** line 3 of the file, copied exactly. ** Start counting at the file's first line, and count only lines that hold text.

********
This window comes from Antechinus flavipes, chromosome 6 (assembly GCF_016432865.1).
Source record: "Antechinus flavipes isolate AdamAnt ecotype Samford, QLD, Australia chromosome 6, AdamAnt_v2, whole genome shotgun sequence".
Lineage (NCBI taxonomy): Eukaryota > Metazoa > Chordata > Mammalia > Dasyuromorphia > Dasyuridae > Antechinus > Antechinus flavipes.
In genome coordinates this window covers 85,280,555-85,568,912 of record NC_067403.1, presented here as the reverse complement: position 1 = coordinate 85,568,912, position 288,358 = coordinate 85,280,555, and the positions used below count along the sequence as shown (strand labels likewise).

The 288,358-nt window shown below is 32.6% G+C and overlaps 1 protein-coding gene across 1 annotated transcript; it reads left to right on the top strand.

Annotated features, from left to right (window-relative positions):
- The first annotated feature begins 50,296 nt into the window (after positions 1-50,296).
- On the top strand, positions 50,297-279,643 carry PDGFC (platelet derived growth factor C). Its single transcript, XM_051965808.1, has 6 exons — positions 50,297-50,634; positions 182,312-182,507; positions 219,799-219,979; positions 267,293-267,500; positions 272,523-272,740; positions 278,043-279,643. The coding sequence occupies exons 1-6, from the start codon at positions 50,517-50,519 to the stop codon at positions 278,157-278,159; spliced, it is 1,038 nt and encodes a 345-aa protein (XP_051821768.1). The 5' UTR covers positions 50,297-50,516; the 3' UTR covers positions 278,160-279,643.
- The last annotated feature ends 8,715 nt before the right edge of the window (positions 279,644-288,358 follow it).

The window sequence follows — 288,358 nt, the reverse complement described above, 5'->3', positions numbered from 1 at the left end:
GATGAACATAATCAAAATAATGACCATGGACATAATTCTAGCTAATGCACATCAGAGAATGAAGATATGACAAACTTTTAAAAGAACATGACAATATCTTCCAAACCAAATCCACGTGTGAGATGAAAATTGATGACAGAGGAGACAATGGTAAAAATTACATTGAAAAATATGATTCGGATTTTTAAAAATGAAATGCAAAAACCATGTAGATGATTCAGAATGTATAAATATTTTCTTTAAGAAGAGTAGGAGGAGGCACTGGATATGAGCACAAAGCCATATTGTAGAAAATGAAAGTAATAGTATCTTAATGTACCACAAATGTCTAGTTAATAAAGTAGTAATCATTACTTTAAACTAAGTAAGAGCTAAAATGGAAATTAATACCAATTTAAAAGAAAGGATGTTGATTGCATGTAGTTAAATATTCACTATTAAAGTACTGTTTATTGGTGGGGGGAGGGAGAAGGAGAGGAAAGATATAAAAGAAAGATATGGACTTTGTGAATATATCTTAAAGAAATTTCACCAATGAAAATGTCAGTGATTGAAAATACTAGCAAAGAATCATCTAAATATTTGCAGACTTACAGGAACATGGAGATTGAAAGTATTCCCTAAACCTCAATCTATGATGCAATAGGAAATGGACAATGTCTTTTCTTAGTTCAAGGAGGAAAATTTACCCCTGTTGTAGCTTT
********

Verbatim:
Lineage (NCBI taxonomy): Eukaryota > Metazoa > Chordata > Mammalia > Dasyuromorphia > Dasyuridae > Antechinus > Antechinus flavipes.